Kamaka ʻUkulele Presents:
Kamaka Hawaiʻi (KH 100)
Having been involved in recording for the better part of four decades(almost thirty years in Hawaii) and in the production of hundreds of recordings, I have not, until now, even considered writing a liner note, let alone notes. But now I've been asked and will do my best.
Take a moment, while listening to this collection, to consider a common thread running through all this beautiful music: from the most traditional hula, to pop, Hapa Haole classics, contemporary Hawaiian, jazz voyages and tonal explorations. They are all joined into a new 'ohana through the craft and legacy of the Kamaka family's beautiful instruments. For one hundred years, Kamaka instruments made here in Hawaii, have been giving a defining and unique voice to all these and many more artists here in Hawaii and all over the world.
Just as the common thread of the Kamaka ukulele runs through the music, the Kamaka family's involvement in our Hawaii music community touches all of us. We all have stories of Chris, Casey, and the whole family taking part in little gig saving kindnesses or bigger picture involvements that make them a solid part of Hawaii's present community and of Hawaii's history.
Let's look forward to another hundred years of beautiful music featuring the instruments that, to many, define what an ukulele is: Kamaka!
Wednesday, July 6, 2016
Review By John Berger
“Kamaka ʻUkulele Presents: Keep Strumming!“ Various Artists (Kamaka Hawaii, Inc.)
One of the few family-owned businesses in Hawaii that have reached the 100-year mark with the original family still at the helm is Kamaka Ukulele. Founded in 1916 by Sam Kamaka Sr., the company is celebrating its centennial year with a series of commemorative milestones. A limited-edition “Kamaka Ukulele 100 Years” aloha shirt was released in conjunction with Reyn Spooner in May, and a centennial concert will take place in the fall. In between those two big events comes this two-disc centennial album.
It opens with Sam Kamaka Jr. singing “Doxology” in Hawaiian. Several other members of the Kamaka family are heard elsewhere.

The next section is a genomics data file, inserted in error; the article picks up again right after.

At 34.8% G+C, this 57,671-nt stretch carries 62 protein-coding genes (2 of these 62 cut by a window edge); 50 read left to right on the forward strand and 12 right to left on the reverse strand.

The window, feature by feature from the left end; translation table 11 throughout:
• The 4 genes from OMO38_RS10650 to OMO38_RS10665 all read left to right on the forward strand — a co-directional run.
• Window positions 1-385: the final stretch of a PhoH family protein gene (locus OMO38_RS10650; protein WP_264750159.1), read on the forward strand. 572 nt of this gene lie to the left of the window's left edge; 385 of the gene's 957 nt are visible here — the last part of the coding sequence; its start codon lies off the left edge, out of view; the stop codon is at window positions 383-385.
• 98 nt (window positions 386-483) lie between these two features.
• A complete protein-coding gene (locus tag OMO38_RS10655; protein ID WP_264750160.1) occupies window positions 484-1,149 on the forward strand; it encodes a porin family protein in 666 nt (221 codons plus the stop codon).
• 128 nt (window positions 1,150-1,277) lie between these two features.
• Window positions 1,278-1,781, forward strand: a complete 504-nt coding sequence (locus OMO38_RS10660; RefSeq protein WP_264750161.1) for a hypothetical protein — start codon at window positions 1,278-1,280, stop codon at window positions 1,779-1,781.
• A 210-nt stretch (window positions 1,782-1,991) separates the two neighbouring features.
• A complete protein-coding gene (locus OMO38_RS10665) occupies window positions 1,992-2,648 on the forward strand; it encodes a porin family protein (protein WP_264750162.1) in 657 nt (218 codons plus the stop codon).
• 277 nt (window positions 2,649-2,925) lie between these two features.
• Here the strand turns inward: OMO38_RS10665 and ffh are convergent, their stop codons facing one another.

The list of other participants includes Benny Chong, Kuana Torres Kahele, Herb Ohta Jr., Jake Shimabukuro, Bryan Tolentino, Byron Yasui and Hoku Zuttermeister. Youth is represented most vividly by Aidan James. The international popularity of the ukulele is suggested by the contributions of Rio Saito and Apirak Sirinanthakul, representing Japan and Thailand, respectively.
This could have been a collection of solo performances — 24 virtuosos each playing their favorite melody. The producers wisely went for greater diversity. Some cuts are solos, others the work of duos or larger groups. Some are instrumentals, vocalists have the spotlight in others. Along with “Doxology,” and other Hawaiian classics such as those sung by Zuttermeister and Chad Takatsugi, there are pop and rock, “exotica” and Jawaiian. There’s a slice of the spacey New Age-ish work of Taimane Gardner and Kealoha, and there’s Raiatea Helm’s beautiful rendition of “Amazing Grace.”
Most of the selections come from previous releases; several were recorded specifically for this project. Chong’s solo arrangement of “Yesterday” is one of the latter; it’s a great choice.
In terms of history, the most noteworthy contribution from outside the Kakama family comes from another Hawaiian musical dynasty: “Ka Huila Wai,” performed by Genoa Keawe, her sons Gary Aiko and Eric Keawe, granddaughter Pōmaika‘i Keawe Lyman and great-granddaughter Malie Lyman.
Good documentation is an essential part of any Hawaiian album. This one has annotation by Sam Kamaka Jr., brother Fred Kamaka Sr. and their sons, Casey, Chris and Fred Jr. A small liner booklet hidden inside the cardboard case adds the composer and performer credits. It’s good to know who all the sidemen on the recordings are, and who deserves credit for engineering these historic recordings.
As for the success of the Kamaka company for the past 100 years, one key principle is found in the oft-quoted advice Sam Kamaka Sr. gave his sons: ”If you make instruments and use the family name, don’t make junk.”